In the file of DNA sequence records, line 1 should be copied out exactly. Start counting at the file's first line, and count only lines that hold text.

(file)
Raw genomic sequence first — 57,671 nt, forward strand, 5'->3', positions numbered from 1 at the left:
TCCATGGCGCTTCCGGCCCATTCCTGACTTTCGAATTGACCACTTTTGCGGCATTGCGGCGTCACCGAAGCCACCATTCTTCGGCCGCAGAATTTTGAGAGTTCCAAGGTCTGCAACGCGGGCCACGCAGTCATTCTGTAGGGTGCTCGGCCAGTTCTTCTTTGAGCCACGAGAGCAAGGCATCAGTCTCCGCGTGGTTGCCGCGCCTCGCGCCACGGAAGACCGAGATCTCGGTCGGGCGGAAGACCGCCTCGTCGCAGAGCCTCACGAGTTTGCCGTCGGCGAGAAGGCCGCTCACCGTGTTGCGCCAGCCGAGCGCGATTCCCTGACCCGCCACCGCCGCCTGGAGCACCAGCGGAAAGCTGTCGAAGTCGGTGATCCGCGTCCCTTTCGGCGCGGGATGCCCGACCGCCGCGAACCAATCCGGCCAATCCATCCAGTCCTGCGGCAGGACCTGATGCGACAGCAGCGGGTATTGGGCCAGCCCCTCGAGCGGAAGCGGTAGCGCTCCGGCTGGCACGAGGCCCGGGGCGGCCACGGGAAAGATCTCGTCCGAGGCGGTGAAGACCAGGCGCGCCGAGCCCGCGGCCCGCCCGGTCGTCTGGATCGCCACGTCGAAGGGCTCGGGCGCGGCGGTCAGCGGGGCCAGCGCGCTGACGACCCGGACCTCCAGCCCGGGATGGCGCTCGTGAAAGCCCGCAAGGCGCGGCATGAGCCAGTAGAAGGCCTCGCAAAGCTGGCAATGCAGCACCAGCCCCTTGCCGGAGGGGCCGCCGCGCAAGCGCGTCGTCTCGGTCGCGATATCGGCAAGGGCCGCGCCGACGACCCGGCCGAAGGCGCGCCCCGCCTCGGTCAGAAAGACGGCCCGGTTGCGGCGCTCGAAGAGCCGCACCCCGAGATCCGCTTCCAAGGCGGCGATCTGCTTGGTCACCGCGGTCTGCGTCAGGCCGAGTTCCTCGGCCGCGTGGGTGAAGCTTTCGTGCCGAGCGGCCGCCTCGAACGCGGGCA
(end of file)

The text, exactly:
Raw genomic sequence first — 57,671 nt, forward strand, 5'->3', positions numbered from 1 at the left: